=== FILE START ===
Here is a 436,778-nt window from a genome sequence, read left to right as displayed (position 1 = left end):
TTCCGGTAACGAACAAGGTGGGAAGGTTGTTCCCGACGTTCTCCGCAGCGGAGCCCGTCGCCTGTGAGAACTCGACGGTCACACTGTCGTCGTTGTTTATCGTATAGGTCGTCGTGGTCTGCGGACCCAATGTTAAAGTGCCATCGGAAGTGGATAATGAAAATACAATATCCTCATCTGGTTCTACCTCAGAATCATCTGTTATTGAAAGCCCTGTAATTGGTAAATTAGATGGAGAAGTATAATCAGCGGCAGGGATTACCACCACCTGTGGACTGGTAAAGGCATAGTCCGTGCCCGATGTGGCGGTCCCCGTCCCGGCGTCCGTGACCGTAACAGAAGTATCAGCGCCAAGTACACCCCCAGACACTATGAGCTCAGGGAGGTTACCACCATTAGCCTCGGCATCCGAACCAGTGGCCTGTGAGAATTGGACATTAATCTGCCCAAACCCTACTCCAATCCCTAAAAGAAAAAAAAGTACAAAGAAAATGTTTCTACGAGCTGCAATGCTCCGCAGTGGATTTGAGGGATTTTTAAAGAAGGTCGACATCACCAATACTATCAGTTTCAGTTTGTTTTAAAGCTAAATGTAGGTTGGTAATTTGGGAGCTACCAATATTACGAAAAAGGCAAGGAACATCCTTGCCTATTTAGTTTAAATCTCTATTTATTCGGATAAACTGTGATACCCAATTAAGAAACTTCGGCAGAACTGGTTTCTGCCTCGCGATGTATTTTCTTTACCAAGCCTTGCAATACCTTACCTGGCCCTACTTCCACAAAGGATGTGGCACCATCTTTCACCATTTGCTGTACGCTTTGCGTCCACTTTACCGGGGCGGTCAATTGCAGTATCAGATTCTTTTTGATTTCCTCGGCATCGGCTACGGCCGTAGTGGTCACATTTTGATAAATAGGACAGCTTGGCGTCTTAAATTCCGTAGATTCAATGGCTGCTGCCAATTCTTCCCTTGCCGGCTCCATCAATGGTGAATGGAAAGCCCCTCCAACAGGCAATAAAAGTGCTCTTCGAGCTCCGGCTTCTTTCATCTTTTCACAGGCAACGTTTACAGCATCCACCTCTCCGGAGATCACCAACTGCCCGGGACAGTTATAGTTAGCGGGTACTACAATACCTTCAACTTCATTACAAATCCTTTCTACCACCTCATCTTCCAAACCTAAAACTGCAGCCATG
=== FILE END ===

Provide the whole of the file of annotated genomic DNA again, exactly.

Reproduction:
Here is a 436,778-nt window from a genome sequence, read left to right as displayed (position 1 = left end):
TTCCGGTAACGAACAAGGTGGGAAGGTTGTTCCCGACGTTCTCCGCAGCGGAGCCCGTCGCCTGTGAGAACTCGACGGTCACACTGTCGTCGTTGTTTATCGTATAGGTCGTCGTGGTCTGCGGACCCAATGTTAAAGTGCCATCGGAAGTGGATAATGAAAATACAATATCCTCATCTGGTTCTACCTCAGAATCATCTGTTATTGAAAGCCCTGTAATTGGTAAATTAGATGGAGAAGTATAATCAGCGGCAGGGATTACCACCACCTGTGGACTGGTAAAGGCATAGTCCGTGCCCGATGTGGCGGTCCCCGTCCCGGCGTCCGTGACCGTAACAGAAGTATCAGCGCCAAGTACACCCCCAGACACTATGAGCTCAGGGAGGTTACCACCATTAGCCTCGGCATCCGAACCAGTGGCCTGTGAGAATTGGACATTAATCTGCCCAAACCCTACTCCAATCCCTAAAAGAAAAAAAAGTACAAAGAAAATGTTTCTACGAGCTGCAATGCTCCGCAGTGGATTTGAGGGATTTTTAAAGAAGGTCGACATCACCAATACTATCAGTTTCAGTTTGTTTTAAAGCTAAATGTAGGTTGGTAATTTGGGAGCTACCAATATTACGAAAAAGGCAAGGAACATCCTTGCCTATTTAGTTTAAATCTCTATTTATTCGGATAAACTGTGATACCCAATTAAGAAACTTCGGCAGAACTGGTTTCTGCCTCGCGATGTATTTTCTTTACCAAGCCTTGCAATACCTTACCTGGCCCTACTTCCACAAAGGATGTGGCACCATCTTTCACCATTTGCTGTACGCTTTGCGTCCACTTTACCGGGGCGGTCAATTGCAGTATCAGATTCTTTTTGATTTCCTCGGCATCGGCTACGGCCGTAGTGGTCACATTTTGATAAATAGGACAGCTTGGCGTCTTAAATTCCGTAGATTCAATGGCTGCTGCCAATTCTTCCCTTGCCGGCTCCATCAATGGTGAATGGAAAGCCCCTCCAACAGGCAATAAAAGTGCTCTTCGAGCTCCGGCTTCTTTCATCTTTTCACAGGCAACGTTTACAGCATCCACCTCTCCGGAGATCACCAACTGCCCGGGACAGTTATAGTTAGCGGGTACTACAATACCTTCAACTTCATTACAAATCCTTTCTACCACCTCATCTTCCAAACCTAAAACTGCAGCCATG